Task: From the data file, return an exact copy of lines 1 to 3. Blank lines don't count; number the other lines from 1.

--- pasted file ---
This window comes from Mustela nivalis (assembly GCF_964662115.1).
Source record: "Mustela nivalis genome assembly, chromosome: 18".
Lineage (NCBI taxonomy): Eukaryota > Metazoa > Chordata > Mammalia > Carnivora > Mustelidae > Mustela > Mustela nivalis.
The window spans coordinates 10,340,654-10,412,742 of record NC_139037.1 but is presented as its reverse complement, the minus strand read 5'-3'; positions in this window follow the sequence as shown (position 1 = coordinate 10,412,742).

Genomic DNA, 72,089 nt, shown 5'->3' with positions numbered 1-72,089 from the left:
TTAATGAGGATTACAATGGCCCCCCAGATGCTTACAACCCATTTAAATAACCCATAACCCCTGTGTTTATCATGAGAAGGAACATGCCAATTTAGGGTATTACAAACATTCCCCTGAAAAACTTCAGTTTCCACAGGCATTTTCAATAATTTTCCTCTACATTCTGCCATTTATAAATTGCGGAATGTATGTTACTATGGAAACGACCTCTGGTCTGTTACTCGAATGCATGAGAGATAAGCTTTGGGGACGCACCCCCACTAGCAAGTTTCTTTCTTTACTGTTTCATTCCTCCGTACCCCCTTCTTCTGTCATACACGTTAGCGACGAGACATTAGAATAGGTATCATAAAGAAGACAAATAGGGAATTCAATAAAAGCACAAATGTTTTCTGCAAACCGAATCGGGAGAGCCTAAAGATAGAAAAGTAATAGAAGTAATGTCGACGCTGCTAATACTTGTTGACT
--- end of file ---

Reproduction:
This window comes from Mustela nivalis (assembly GCF_964662115.1).
Source record: "Mustela nivalis genome assembly, chromosome: 18".
Lineage (NCBI taxonomy): Eukaryota > Metazoa > Chordata > Mammalia > Carnivora > Mustelidae > Mustela > Mustela nivalis.